Resize root partition on EC2 for centos6-hvm-ami

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When you launch an EC2 instance using the CentOS 6 (x86_64) - with Updates HVM ami even though we have allocated a bigger EBS volume on /dev/xvda the root filesystem (/) is mounted on /dev/xvda1 of only 8Gb size and rest of the volume is unused. User’s who don’t notice this run out of / filesystem and struggled to expand the filesystem.

your disk looks like this:

|__/dev/xvda1__|______________ Free space______________|

It needs to look like this:


Simple resizing of partition requires us to take snapshot, unmount the disk and then expand it, which is not possible on root volumes;

centos@ip-10-0-0-23 # resize2fs /dev/xvda
resize2fs 1.41.12 (17-May-2010)
resize2fs: Device or resource busy while trying to open /dev/xvda
Couldn't find valid filesystem superblock.

so we need to perform the following operations

  1. Take a snapshot of the root EBS volumes ; incase you mess up the boot disk, you can reattach the old one.
  2. Next we extend he disk xvda i.e increase the EBS volume size if required.
  3. Next extend the partition xvda1.
  4. Then extend the filesystem(/).


Take snapshot

To create a snapshot for an Amazon EBS volume that serves as a root device, you should stop the instance before taking the snapshot.

To unmount the volume in Linux, use the following command, where device_name is the device name (for example, /dev/sda):

umount -d device_name

To make snapshot management easier, you can tag your snapshots during creation or add tags afterward. For example, you can apply tags describing the original volume from which the snapshot was created, or the device name that was used to attach the original volume to an instance.

To create a snapshot using the console :

  1. Open the Amazon EC2 console at
  2. Choose Snapshots in the navigation pane.
  3. Choose Create Snapshot.
  4. On the Create Snapshot page, select the volume to create a snapshot for.
  5. (Optional) Choose Add tags to your snapshot. For each tag, provide a tag key and a tag value.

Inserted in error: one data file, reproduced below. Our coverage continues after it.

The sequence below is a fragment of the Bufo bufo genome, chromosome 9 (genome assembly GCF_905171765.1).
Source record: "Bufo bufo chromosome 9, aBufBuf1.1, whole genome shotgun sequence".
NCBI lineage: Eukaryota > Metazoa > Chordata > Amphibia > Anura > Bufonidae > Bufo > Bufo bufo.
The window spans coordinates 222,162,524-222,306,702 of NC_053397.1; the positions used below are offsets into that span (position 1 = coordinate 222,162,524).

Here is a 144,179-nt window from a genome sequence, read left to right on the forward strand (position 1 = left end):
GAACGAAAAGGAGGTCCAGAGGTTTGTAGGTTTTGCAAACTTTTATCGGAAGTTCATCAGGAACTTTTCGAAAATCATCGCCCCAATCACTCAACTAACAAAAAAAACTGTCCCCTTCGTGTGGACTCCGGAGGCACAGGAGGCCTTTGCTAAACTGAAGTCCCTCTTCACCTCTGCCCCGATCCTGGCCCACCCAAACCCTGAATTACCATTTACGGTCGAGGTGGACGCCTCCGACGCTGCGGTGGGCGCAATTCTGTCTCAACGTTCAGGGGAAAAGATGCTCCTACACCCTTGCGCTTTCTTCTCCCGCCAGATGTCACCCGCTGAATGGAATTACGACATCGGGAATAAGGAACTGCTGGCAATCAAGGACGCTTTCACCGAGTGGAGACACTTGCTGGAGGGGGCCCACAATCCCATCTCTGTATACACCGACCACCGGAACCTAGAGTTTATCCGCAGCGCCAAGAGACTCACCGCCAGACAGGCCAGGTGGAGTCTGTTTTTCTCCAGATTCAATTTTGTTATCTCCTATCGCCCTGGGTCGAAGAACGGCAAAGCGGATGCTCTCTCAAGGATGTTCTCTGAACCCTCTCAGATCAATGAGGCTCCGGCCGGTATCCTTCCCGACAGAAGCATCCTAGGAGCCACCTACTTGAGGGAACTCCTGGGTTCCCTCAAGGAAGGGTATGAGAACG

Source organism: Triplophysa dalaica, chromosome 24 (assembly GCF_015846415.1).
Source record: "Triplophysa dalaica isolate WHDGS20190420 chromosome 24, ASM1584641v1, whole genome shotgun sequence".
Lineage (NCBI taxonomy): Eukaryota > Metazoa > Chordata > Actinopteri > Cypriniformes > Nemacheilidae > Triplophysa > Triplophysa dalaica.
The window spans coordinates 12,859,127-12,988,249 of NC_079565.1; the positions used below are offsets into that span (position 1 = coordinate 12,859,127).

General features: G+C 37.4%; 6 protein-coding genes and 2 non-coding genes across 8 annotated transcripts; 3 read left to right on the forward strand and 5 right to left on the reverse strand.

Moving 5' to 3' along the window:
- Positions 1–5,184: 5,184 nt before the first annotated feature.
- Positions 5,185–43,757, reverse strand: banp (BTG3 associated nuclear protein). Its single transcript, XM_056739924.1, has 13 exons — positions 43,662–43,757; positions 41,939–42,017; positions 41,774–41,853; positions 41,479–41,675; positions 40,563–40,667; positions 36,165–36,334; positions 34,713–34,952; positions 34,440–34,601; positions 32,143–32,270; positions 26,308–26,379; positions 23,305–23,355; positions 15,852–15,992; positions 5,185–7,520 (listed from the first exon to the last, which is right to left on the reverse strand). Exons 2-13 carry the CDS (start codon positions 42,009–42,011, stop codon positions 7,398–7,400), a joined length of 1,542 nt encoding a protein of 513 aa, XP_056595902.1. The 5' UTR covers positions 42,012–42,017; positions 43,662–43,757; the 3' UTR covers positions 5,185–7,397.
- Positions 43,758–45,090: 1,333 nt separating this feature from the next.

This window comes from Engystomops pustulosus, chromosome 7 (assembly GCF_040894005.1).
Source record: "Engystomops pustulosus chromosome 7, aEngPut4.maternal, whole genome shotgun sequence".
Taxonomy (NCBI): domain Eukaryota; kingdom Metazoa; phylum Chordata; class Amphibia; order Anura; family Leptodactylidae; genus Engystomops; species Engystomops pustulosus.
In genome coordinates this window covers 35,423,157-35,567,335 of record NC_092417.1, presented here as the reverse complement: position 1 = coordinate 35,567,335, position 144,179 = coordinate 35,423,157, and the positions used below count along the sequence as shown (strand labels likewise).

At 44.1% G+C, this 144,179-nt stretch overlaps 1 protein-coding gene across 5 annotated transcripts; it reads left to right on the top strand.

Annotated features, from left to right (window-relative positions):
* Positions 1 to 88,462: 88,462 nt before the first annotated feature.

6. Choose Create Snapshot.

Extend the disk

Login to AWS EC2 console, click on Volumes under Elastic Block Store in left-hand side menu. Select volume which is attached to your EC2 server and you want to extend. From Actions drop down menu select Modify Volume You will see below screen :

Change size (in our case we changed from 8 to 50GB) and click Modify. Accept the confirmation dialogue box by clicking Yes.

Once modify operation succeeded, refresh Volume list page and confirm new size is being shown against the volume you modified just now. Now, your EBS volume is extended successfully at AWS level. You need to extend it at OS level now.

Extend the partition and filesystem

Since EBS volumes size has been changed you need to rescan it in OS so that kernel and volume managers (LVM in our case) should make a note about new size. In LVM, you can use pvresize command to rescan this extended EBS volume.

centos@ip-10-0-0-23 # pvresize /dev/xvda
  Physical volume "/dev/xvda" changed
  1 physical volume(s) resized / 0 physical volume(s) not resized

After successful rescan, check if the new size is identified by the kernel or not using lsblk command.

You can see in above output, now xvda disk is shown with size 50G! So, new disk size is identified. Now proceed to extend / file system on xvda1.

Using fdisk we can increase block size by deleting and creating it and make the partition bootable. All it requires is a reboot. It wont effect your data if you use same start cylinder.


  1. Run command fdisk /dev/xvda to manage the root partition
  2. Change display units to sectors using input u
  3. Print the partition table with input p
  4. Delete partition 1 (which is /xvda1) using inputs d and 1
  5. Now add a new primary partition (which is also /xvda1) using inputs n and p
  6. Set the partition number as 1
  7. Start the first sector at 2048. Warning : Don’t choose the default as it will make OS unbootable.
  8. Leave the default value if you want expand partition to the whole disk.
  9. Print the partition table with input p to check for the new expanded sector information
  10. Toggle the newly created partition as bootable with command a . Warning : If skipped it will make OS unbootable.
  11. Input the partition number.
  12. Write the modified table to the disk and exit the manager.This only modifies the partition table, not the actual data.
  13. Run the command reboot to affect the changes made to the disk.

Reboot and Verify

Check if the mount point / is showing new bigger size.

Yup. you can see as we planned out / mount point is now 50G in size from 8GB earlier size.

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